House Democrats recently passed a sweeping voting rights bill, the For the People Act, which would create a federal floor of election access and regulations. Majority Leader Chuck Schumer, D-N.Y., has promised it would get a vote in the full Senate, but its chances of passage are slim because of the 60-vote threshold in chamber currently split 50-50.

Democrats are also expected to reintroduce the John Lewis Voting Rights Advancement Act, which would update and strengthen the Voting Rights Act, this year.

Sonnenfeld said the call’s strong attendance as a “statement of defiance” against Republican pushback to corporate criticism.

“We had the top brass of American Airlines, United Airlines, and Delta. If they’re going to boycott airlines, they better have their own jet,” he said.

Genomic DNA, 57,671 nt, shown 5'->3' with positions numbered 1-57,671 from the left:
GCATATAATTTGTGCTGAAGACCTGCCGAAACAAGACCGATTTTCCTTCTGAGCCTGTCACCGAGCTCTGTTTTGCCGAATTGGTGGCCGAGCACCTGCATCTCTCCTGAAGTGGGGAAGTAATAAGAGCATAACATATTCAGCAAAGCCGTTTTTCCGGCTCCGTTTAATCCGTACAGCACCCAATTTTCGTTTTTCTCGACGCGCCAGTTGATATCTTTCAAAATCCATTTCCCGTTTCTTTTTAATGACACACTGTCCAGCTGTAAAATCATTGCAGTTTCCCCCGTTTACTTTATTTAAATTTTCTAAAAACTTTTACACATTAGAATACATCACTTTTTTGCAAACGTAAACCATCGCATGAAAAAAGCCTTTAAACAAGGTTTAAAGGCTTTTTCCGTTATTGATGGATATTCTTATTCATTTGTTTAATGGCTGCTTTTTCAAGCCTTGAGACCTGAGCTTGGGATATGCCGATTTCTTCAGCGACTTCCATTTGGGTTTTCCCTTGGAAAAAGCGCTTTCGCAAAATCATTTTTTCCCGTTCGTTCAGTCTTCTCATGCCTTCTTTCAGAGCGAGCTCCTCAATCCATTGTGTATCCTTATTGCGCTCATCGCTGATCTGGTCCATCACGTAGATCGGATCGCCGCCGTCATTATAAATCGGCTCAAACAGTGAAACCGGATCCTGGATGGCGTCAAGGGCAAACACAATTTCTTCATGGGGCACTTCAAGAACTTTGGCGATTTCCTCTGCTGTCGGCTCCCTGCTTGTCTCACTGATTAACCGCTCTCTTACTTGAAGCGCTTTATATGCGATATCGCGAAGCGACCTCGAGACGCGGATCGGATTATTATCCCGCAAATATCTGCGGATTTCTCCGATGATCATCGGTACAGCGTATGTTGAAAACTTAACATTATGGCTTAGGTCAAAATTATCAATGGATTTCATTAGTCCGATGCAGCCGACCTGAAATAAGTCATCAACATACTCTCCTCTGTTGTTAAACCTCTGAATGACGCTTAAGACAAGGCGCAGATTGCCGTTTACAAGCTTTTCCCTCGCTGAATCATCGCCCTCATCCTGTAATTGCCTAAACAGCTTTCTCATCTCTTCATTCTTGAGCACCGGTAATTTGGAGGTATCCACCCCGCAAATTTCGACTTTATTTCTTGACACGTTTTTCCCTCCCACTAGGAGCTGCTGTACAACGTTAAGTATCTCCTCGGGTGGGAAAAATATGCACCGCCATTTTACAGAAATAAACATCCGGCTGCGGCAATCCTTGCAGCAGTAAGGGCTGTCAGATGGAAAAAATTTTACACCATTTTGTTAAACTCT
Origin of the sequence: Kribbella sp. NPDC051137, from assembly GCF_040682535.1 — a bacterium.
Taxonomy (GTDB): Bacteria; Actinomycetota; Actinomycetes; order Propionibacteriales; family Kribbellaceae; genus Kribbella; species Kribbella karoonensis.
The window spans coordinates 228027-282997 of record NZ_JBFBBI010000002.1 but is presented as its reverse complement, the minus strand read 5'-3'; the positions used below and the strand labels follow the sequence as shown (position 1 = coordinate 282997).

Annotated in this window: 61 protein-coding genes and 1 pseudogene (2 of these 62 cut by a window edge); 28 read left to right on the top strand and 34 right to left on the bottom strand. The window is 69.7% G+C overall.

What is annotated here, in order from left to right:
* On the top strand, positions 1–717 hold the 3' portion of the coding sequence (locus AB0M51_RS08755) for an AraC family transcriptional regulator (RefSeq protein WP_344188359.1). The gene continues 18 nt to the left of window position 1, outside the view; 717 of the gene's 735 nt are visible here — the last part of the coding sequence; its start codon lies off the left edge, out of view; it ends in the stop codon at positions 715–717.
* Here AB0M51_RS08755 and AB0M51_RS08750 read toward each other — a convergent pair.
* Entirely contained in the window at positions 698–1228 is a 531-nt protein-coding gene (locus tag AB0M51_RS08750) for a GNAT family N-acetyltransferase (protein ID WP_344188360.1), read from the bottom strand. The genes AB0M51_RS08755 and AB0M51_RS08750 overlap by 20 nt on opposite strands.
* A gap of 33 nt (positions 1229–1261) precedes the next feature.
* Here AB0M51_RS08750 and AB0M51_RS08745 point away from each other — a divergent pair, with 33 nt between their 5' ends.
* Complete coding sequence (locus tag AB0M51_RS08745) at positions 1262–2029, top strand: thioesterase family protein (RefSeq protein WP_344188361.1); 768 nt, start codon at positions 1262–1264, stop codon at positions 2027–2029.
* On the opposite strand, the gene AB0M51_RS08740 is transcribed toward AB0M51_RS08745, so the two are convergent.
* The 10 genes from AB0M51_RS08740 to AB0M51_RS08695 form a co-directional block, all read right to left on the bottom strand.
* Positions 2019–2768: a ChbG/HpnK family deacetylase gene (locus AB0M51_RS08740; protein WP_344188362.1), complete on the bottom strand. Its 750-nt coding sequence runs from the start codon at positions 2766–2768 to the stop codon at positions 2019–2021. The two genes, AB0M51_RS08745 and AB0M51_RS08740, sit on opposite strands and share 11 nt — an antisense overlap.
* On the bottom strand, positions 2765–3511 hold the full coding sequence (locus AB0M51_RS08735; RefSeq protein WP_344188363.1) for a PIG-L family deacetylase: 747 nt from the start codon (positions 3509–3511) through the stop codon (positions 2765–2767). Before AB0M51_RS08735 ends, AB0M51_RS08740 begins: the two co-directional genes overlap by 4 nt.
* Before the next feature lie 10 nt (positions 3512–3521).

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Boris told to rip up Brexit deal as Britain waits for EU ratification – 'Pull plug NOW!'

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BORIS JOHNSON has been told to “pull the plug” on the post-Brexit trade deal with the European Union as Brussels continues to drag its feet over ratifying the agreement.

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Furious Nicola Sturgeon lashes out at Boris over Indyref2 – 'Can't stand in the way!'

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NICOLA Sturgeon has furiously lashed out at Boris Johnson over a second Scottish independence referendum, as she argued the Prime Minister “cannot stand in the way”.